The West Virginia. Cyclopedia

Piedmont, West Virginia

From West Virginia (WV) Cyclopedia
Jump to: navigation, search

A community in Mineral County, Piedmont, WV was originally chartered in 1856, the town being laid by the New Creek Company, owned by Owen D. Downey. So named because of its location at the foot of the mountain, the beginning point of the B&O's climb to the Allegheny summit, which was known to travelers on the Baltimore & Ohio Railroad (B&O) as "the seventeen mile grade."

Piedmont, WV
Piedmont, WV Hotels

Piedmont, WV

Piedmont, WV is located about: 5 miles northwest of Keyser, WV; 14 miles northeast of Elk Garden, WV; 12 miles southwest of Midland, MD; 15 miles southwest of Frostburg, MD; and 25 miles southwest of Cumberland, MD.


Mineral County Library Association


Mineral County Schools


Piedmont Herald (weekly)

History Note: During the 1870's, Piedmont was the home of The Piedmont Independant, a weekly newspaper.



180px-Piedmont-WV-Map.gif Map of Piedmont, WV showing streets and highways, and nearby airports, parks, hospitals, buildings, churches, cemeteries, trails and more; with link to driving directions.

Topo map of Piedmont, WV and vicinity

Census Data

Population: 1014


Elevation: 1000 feet
Latitude: 39.4803
Longitude: -79.0481

Development of Piedmont, WV

Piedmont's earliest basis and stimulus was the Baltimore & Ohio Railroad (B&O), which reached the site of the future town in 1851, and soon afterwards established there a divisional shop complex. Prior to the Civil War, the B&O's Piedmont shop complex consisted of two small 16-stall roundhouses, and in between, a large machine shop. These buildings were destroyed during the war, but were replaced, sometime soon after the war ended, by a new pair of roundhouses, separated by a large machine shop. The new roundhouses were same roofed turntable variety that existed before the war, identical to the B&O's Martinsburg roundhouses.

Baltimore & Ohio passenger train making its way up the "17-mile grade" - photo, circa 1880-1890's

The B&O's decision to establish a locomotive shop complex and switching yard at this point on its route was due to two reasons. Piedmont was the eastern terminus of the grades of the Allegheny summit, necessitating the location of helper locomotives (known as pushers) at that point on the line, used to push trains over the grade (Grafton performed a similar function west of the summit). Therefore, a roundhouse and shop was required there, to maintain, service and turn the steam locomotives. Piedmont also became an early freight generating point on the B&O line. Due to the nearby location of coal and iron deposits of the Cumberland basin, branch line railroads from Maryland mines connecting to Piedmont were built soon after the B&O line built through the region, in the early-1850's. Therefore, Piedmont was the logical location to build a rail yard, needed to assemble coal trains.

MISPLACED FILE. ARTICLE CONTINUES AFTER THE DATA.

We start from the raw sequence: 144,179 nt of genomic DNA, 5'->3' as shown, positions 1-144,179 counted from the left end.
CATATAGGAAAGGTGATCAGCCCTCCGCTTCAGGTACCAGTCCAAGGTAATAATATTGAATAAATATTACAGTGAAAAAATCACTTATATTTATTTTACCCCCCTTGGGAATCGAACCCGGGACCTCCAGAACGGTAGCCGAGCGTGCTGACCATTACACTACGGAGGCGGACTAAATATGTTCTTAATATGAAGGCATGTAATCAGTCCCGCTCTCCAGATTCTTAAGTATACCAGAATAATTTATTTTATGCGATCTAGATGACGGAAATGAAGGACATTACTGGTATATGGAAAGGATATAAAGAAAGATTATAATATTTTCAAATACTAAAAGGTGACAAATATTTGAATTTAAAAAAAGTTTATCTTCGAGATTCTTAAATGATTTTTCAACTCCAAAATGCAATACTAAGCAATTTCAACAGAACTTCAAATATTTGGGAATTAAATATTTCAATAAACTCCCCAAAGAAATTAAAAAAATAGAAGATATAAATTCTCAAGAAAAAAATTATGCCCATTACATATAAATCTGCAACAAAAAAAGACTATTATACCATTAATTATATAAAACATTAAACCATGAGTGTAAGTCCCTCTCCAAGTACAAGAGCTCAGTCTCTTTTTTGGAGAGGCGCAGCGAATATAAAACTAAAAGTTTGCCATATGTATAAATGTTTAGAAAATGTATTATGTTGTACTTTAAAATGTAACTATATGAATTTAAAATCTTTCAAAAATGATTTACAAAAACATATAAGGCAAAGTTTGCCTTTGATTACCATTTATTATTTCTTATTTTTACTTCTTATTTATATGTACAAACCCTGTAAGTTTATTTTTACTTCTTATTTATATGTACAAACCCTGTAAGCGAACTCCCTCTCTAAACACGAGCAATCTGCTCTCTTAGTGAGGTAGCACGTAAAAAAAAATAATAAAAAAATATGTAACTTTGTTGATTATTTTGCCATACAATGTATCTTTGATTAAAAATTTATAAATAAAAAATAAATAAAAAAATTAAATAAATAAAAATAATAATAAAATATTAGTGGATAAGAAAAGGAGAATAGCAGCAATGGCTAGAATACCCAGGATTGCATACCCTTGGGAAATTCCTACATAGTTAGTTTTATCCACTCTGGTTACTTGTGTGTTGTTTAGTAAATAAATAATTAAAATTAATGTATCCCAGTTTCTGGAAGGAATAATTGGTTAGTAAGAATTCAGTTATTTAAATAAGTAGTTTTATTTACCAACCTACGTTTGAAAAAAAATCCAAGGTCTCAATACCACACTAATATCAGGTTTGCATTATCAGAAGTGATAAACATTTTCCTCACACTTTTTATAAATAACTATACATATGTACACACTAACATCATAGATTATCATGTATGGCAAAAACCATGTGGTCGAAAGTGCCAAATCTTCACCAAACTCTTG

Keyser was the logical place to locate a larger railyard, due to the availability of flat land along the railroad.
By the end of the 1870's, the B&O was experiencing a rapid growth in freight traffic west of the Ohio River and from the coal fields of Northern West Virginia. The railroad found itself in need of additional shipping and repair facilities and freight yards in the vicinity of Piedmont. But because the B&O's Piedmont location lacked a sufficient amount of flat land for expansion, the railroad decided to built new facilities at nearby New Creek Station, the present-day location of Keyser, WV, where the railroad had access to a sufficient amount of flat land to built a larger switching yard.

The B&O continued to maintain its shop complex at Piedmont, together with the Keyser shops, until the early decades of the Twentieth Century, when the B&O's shops at both locations were superceded by the B&O's new shop facilities at Cumberland, MD, which was completed in 1916. Sometime afterwards, the railroad demolished the its Piedmont shop complex. Today, the site of the historic B&O shop facilities in Piedmont is merely a vacant plot of land.

Henry Gassaway Sutton

Much of Piedmont's early growth was largely due to Henry G. Davis, who, after assuming the duties of station agent of the B&O at Piedmont in 1854, became aware of the region's industrial and commercial potential. Davis soon afterwards opened a store in Piedmont, of which he placed his brother, Thomas, in charge. Through the use of the barter system, Davis soon began acquiring undeveloped coal and timber lands in exchange for goods from his store. In 1858, Davis resigned his postion with the B&O railroad, becoming the head of the firm, H. G. Davis & Company. That same year he organized the Piedmont Saving Bank, of which Davis served as president.